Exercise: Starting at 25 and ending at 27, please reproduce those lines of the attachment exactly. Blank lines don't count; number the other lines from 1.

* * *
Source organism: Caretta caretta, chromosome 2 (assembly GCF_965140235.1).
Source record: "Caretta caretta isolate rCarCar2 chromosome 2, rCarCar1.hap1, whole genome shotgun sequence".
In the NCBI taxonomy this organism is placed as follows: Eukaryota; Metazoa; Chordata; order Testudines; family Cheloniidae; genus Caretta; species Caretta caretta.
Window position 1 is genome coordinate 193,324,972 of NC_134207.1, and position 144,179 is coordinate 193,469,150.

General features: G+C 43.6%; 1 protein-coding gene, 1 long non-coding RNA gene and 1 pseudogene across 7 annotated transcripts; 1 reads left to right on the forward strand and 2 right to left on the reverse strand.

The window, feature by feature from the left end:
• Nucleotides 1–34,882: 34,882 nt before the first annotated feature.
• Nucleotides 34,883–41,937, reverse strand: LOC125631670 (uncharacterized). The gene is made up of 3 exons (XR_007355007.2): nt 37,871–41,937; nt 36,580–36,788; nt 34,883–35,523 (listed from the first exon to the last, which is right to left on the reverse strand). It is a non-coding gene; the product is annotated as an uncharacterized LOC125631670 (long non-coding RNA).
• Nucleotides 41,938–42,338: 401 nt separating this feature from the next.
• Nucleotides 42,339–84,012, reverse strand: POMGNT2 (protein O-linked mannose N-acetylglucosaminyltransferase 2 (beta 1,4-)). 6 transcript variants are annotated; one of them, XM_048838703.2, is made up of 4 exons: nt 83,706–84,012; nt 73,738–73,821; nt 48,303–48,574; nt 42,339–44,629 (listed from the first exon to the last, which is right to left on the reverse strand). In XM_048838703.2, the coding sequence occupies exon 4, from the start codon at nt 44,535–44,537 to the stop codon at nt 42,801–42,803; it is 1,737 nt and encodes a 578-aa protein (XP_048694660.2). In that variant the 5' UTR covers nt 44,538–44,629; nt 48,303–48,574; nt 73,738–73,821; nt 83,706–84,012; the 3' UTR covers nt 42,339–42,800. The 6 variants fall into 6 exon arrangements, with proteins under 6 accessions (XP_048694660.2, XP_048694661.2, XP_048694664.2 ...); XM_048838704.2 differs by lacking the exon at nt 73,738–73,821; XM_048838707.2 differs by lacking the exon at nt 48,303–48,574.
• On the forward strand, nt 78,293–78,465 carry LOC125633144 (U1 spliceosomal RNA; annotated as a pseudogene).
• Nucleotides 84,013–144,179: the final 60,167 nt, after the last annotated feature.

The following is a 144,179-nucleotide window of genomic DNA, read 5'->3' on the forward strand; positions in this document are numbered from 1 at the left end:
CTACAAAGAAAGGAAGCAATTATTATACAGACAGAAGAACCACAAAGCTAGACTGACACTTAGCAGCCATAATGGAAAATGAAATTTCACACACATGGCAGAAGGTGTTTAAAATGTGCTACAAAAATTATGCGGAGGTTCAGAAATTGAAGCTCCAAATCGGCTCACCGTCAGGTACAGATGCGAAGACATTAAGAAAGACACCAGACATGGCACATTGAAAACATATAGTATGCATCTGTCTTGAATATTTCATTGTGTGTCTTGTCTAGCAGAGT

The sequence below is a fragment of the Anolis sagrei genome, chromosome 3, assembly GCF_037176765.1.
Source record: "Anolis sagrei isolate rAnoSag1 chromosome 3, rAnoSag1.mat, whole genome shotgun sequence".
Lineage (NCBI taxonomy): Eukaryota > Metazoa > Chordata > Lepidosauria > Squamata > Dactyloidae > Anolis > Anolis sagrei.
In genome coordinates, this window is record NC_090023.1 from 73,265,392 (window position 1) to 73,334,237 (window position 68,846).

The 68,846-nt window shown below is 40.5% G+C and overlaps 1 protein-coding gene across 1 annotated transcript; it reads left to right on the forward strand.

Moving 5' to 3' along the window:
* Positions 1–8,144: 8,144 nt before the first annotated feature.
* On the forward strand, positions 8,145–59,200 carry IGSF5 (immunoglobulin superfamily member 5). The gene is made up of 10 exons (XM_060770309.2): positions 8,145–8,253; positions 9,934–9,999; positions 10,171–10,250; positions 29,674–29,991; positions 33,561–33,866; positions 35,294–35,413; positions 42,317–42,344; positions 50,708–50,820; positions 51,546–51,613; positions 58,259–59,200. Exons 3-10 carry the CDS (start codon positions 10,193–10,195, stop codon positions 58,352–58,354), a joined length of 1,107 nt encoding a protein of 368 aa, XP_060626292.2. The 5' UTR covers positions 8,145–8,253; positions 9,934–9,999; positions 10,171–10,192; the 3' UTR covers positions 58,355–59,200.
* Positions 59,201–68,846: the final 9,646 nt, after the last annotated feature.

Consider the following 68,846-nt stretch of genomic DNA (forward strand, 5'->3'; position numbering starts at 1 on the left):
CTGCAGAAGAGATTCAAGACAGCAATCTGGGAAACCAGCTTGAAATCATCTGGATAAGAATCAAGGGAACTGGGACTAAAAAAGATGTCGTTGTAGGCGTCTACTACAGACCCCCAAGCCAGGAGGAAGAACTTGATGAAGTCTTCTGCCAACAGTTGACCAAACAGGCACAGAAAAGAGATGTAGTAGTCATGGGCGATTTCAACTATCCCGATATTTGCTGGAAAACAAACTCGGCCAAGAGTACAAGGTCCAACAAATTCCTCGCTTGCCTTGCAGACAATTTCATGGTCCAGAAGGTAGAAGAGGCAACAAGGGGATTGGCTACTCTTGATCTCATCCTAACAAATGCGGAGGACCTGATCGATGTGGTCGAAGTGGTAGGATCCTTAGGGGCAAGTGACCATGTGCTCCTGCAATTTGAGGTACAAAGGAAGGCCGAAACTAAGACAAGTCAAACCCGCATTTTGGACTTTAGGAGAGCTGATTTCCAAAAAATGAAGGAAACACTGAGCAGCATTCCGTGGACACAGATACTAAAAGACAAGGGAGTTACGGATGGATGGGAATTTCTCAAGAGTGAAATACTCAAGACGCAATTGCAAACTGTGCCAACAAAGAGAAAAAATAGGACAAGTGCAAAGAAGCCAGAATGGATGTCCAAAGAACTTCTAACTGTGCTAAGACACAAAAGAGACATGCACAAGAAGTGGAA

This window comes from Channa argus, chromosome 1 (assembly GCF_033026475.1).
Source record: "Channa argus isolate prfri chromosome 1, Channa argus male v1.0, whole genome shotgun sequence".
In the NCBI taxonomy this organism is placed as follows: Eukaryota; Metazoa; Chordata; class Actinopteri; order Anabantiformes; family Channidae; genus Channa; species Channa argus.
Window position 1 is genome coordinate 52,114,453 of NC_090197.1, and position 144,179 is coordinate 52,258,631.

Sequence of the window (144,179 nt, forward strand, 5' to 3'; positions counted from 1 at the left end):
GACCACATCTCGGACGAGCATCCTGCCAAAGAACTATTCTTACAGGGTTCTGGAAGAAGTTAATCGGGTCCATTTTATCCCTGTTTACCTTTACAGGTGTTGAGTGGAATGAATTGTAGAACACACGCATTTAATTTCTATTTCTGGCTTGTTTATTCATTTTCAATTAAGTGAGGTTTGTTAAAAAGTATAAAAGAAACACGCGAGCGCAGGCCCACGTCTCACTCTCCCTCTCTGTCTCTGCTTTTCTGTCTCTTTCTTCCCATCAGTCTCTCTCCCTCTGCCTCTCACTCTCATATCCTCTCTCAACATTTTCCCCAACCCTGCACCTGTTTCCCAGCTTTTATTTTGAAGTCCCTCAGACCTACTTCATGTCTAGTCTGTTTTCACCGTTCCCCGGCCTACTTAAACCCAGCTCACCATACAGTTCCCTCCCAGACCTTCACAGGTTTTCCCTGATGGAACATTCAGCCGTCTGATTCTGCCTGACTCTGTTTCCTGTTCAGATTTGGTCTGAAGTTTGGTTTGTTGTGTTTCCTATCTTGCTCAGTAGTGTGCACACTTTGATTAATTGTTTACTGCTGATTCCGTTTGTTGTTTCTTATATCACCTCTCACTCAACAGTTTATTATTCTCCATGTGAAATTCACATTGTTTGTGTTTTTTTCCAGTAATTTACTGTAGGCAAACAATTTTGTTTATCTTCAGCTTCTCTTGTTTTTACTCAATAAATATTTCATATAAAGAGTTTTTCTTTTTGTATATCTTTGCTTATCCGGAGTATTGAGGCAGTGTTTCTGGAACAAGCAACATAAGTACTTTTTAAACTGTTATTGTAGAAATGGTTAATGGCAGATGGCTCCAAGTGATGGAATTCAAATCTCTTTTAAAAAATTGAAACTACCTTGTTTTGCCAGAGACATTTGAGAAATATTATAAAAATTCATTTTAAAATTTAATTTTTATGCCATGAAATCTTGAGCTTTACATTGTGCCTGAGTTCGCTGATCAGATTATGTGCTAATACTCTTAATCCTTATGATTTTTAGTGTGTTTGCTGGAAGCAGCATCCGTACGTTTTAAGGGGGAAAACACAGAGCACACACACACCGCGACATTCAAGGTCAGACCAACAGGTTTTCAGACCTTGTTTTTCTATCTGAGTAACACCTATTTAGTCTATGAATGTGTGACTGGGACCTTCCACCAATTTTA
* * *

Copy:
CTGCAGAAGAGATTCAAGACAGCAATCTGGGAAACCAGCTTGAAATCATCTGGATAAGAATCAAGGGAACTGGGACTAAAAAAGATGTCGTTGTAGGCGTCTACTACAGACCCCCAAGCCAGGAGGAAGAACTTGATGAAGTCTTCTGCCAACAGTTGACCAAACAGGCACAGAAAAGAGATGTAGTAGTCATGGGCGATTTCAACTATCCCGATATTTGCTGGAAAACAAACTCGGCCAAGAGTACAAGGTCCAACAAATTCCTCGCTTGCCTTGCAGACAATTTCATGGTCCAGAAGGTAGAAGAGGCAACAAGGGGATTGGCTACTCTTGATCTCATCCTAACAAATGCGGAGGACCTGATCGATGTGGTCGAAGTGGTAGGATCCTTAGGGGCAAGTGACCATGTGCTCCTGCAATTTGAGGTACAAAGGAAGGCCGAAACTAAGACAAGTCAAACCCGCATTTTGGACTTTAGGAGAGCTGATTTCCAAAAAATGAAGGAAACACTGAGCAGCATTCCGTGGACACAGATACTAAAAGACAAGGGAGTTACGGATGGATGGGAATTTCTCAAGAGTGAAATACTCAAGACGCAATTGCAAACTGTGCCAACAAAGAGAAAAAATAGGACAAGTGCAAAGAAGCCAGAATGGATGTCCAAAGAACTTCTAACTGTGCTAAGACACAAAAGAGACATGCACAAGAAGTGGAA

This window comes from Channa argus, chromosome 1 (assembly GCF_033026475.1).
Source record: "Channa argus isolate prfri chromosome 1, Channa argus male v1.0, whole genome shotgun sequence".